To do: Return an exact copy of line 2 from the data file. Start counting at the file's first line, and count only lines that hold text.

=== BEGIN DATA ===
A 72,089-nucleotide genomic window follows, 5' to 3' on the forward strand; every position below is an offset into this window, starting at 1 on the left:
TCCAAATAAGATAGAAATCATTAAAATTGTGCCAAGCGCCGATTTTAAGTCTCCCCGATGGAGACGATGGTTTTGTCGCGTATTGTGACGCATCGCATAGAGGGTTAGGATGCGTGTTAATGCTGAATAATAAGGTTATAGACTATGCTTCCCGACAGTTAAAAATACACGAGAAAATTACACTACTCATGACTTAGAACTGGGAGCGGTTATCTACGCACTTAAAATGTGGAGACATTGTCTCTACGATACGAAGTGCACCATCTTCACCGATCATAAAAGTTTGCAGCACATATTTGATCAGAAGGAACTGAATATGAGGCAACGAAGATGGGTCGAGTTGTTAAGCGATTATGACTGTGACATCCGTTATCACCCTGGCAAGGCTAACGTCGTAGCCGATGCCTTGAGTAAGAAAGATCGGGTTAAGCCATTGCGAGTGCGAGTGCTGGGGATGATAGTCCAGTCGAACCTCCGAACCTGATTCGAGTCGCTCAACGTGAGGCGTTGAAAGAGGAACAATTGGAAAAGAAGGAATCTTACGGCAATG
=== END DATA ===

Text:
TCCAAATAAGATAGAAATCATTAAAATTGTGCCAAGCGCCGATTTTAAGTCTCCCCGATGGAGACGATGGTTTTGTCGCGTATTGTGACGCATCGCATAGAGGGTTAGGATGCGTGTTAATGCTGAATAATAAGGTTATAGACTATGCTTCCCGACAGTTAAAAATACACGAGAAAATTACACTACTCATGACTTAGAACTGGGAGCGGTTATCTACGCACTTAAAATGTGGAGACATTGTCTCTACGATACGAAGTGCACCATCTTCACCGATCATAAAAGTTTGCAGCACATATTTGATCAGAAGGAACTGAATATGAGGCAACGAAGATGGGTCGAGTTGTTAAGCGATTATGACTGTGACATCCGTTATCACCCTGGCAAGGCTAACGTCGTAGCCGATGCCTTGAGTAAGAAAGATCGGGTTAAGCCATTGCGAGTGCGAGTGCTGGGGATGATAGTCCAGTCGAACCTCCGAACCTGATTCGAGTCGCTCAACGTGAGGCGTTGAAAGAGGAACAATTGGAAAAGAAGGAATCTTACGGCAATG